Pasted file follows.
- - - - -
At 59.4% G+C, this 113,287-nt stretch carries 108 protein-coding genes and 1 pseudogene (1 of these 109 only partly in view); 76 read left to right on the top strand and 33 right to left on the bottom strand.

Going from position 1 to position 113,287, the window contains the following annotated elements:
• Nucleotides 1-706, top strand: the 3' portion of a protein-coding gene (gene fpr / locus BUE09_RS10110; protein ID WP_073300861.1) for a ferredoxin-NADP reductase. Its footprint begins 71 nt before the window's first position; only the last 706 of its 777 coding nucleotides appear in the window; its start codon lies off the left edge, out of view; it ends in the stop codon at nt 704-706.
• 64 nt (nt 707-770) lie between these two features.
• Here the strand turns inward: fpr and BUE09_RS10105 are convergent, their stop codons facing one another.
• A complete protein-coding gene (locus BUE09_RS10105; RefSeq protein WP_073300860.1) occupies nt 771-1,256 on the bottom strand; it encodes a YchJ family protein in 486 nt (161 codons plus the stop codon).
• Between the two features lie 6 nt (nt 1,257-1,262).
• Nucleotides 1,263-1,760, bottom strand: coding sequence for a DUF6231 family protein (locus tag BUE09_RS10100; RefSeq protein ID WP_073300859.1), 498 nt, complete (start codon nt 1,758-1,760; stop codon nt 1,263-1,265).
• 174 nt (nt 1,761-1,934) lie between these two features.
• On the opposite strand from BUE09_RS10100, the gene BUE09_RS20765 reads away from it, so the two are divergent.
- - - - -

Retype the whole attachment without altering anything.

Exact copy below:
At 59.4% G+C, this 113,287-nt stretch carries 108 protein-coding genes and 1 pseudogene (1 of these 109 only partly in view); 76 read left to right on the top strand and 33 right to left on the bottom strand.

Going from position 1 to position 113,287, the window contains the following annotated elements:
• Nucleotides 1-706, top strand: the 3' portion of a protein-coding gene (gene fpr / locus BUE09_RS10110; protein ID WP_073300861.1) for a ferredoxin-NADP reductase. Its footprint begins 71 nt before the window's first position; only the last 706 of its 777 coding nucleotides appear in the window; its start codon lies off the left edge, out of view; it ends in the stop codon at nt 704-706.
• 64 nt (nt 707-770) lie between these two features.
• Here the strand turns inward: fpr and BUE09_RS10105 are convergent, their stop codons facing one another.
• A complete protein-coding gene (locus BUE09_RS10105; RefSeq protein WP_073300860.1) occupies nt 771-1,256 on the bottom strand; it encodes a YchJ family protein in 486 nt (161 codons plus the stop codon).
• Between the two features lie 6 nt (nt 1,257-1,262).
• Nucleotides 1,263-1,760, bottom strand: coding sequence for a DUF6231 family protein (locus tag BUE09_RS10100; RefSeq protein ID WP_073300859.1), 498 nt, complete (start codon nt 1,758-1,760; stop codon nt 1,263-1,265).
• 174 nt (nt 1,761-1,934) lie between these two features.
• On the opposite strand from BUE09_RS10100, the gene BUE09_RS20765 reads away from it, so the two are divergent.